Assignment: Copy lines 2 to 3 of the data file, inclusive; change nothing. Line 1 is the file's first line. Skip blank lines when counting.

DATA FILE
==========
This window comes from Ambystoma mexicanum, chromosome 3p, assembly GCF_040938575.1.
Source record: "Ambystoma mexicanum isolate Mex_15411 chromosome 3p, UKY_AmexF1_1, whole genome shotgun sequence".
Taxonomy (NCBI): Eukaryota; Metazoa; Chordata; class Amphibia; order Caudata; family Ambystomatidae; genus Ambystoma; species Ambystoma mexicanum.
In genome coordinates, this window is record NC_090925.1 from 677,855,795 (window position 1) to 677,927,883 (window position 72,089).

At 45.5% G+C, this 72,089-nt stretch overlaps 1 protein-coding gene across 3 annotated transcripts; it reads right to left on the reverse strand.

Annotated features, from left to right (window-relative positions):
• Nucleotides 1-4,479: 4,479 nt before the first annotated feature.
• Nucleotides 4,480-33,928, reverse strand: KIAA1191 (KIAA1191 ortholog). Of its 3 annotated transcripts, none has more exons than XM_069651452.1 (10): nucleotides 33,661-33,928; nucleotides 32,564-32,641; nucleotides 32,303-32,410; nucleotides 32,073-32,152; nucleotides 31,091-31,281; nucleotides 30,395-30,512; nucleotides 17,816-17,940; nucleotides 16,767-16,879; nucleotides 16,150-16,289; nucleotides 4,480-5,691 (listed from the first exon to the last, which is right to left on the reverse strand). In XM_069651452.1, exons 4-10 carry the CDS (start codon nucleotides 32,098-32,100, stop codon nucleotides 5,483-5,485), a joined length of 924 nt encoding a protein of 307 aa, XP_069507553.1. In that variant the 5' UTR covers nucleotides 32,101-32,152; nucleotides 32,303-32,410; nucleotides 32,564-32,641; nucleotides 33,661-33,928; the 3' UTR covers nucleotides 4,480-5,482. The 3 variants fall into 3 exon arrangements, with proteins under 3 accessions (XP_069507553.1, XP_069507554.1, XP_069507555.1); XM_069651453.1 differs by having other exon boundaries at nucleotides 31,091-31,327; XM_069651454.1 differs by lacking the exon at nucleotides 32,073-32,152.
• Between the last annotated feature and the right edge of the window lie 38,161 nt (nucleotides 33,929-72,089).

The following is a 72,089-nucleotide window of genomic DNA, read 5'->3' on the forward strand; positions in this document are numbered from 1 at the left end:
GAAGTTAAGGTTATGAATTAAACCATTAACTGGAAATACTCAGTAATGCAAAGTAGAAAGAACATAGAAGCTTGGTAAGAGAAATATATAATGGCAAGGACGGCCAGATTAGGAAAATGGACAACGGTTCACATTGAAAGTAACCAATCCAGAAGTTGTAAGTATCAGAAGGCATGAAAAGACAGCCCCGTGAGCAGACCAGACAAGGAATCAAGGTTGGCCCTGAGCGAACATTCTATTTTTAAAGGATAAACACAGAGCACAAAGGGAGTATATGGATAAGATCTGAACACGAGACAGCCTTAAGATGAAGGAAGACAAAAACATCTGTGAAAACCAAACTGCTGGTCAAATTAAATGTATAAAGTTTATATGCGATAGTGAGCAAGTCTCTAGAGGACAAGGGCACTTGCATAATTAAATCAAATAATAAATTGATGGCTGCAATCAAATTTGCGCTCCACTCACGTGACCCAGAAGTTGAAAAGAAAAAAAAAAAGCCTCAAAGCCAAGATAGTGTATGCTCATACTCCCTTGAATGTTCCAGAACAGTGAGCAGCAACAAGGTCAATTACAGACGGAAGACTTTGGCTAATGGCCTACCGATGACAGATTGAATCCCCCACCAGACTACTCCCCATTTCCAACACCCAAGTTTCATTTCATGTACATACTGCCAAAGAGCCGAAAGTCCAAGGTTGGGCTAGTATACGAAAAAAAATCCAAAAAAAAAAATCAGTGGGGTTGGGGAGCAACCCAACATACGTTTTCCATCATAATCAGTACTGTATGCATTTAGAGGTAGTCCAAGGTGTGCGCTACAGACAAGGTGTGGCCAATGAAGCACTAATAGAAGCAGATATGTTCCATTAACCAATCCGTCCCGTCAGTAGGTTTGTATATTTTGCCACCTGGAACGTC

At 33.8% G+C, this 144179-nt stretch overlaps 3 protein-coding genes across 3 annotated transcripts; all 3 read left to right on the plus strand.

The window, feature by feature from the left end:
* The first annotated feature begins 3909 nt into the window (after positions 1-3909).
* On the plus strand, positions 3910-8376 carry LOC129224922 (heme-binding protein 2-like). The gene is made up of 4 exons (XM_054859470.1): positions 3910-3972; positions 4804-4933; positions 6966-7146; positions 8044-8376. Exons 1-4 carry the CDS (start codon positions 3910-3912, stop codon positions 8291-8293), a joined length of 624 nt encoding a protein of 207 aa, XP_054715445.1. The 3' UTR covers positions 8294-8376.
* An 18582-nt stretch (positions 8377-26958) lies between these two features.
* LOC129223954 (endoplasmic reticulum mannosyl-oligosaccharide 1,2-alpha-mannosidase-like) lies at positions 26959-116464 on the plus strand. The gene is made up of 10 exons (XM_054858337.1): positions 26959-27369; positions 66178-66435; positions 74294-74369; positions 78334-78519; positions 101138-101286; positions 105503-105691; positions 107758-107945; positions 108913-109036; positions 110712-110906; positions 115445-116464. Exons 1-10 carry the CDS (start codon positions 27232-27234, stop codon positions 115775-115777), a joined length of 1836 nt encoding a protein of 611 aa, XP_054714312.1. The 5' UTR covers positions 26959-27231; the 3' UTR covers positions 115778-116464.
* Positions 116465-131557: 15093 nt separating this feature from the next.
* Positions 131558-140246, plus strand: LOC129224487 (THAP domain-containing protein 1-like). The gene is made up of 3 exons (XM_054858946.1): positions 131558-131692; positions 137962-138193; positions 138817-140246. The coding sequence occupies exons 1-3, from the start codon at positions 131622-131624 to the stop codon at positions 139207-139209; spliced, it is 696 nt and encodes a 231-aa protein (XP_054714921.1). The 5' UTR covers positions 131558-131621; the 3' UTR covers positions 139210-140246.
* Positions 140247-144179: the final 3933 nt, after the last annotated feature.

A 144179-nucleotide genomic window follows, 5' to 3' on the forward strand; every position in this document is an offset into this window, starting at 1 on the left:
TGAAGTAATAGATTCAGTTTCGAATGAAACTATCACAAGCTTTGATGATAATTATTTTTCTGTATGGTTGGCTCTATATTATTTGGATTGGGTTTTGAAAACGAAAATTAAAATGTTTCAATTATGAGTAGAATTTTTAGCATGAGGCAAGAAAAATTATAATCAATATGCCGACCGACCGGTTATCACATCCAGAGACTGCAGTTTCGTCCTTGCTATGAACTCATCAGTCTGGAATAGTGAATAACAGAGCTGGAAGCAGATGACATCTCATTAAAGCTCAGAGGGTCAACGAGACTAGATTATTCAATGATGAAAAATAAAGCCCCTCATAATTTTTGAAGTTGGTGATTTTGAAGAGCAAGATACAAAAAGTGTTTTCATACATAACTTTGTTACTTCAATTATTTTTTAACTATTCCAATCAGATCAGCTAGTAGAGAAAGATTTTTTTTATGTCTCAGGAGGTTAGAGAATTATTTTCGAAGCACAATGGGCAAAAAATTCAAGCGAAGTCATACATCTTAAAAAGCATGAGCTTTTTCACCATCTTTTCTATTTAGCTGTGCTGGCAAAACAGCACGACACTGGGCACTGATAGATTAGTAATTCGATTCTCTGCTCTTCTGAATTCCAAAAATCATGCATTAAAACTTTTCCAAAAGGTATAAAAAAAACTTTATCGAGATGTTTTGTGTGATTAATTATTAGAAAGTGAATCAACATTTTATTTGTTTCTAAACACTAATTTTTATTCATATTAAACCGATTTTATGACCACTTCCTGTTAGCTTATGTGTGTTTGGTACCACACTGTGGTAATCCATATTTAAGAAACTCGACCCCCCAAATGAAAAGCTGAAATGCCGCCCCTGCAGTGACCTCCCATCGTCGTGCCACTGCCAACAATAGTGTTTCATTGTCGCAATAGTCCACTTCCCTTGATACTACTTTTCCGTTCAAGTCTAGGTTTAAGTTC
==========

Source record: "Ambystoma mexicanum isolate Mex_15411 chromosome 3p, UKY_AmexF1_1, whole genome shotgun sequence".
Taxonomy (NCBI): Eukaryota; Metazoa; Chordata; class Amphibia; order Caudata; family Ambystomatidae; genus Ambystoma; species Ambystoma mexicanum.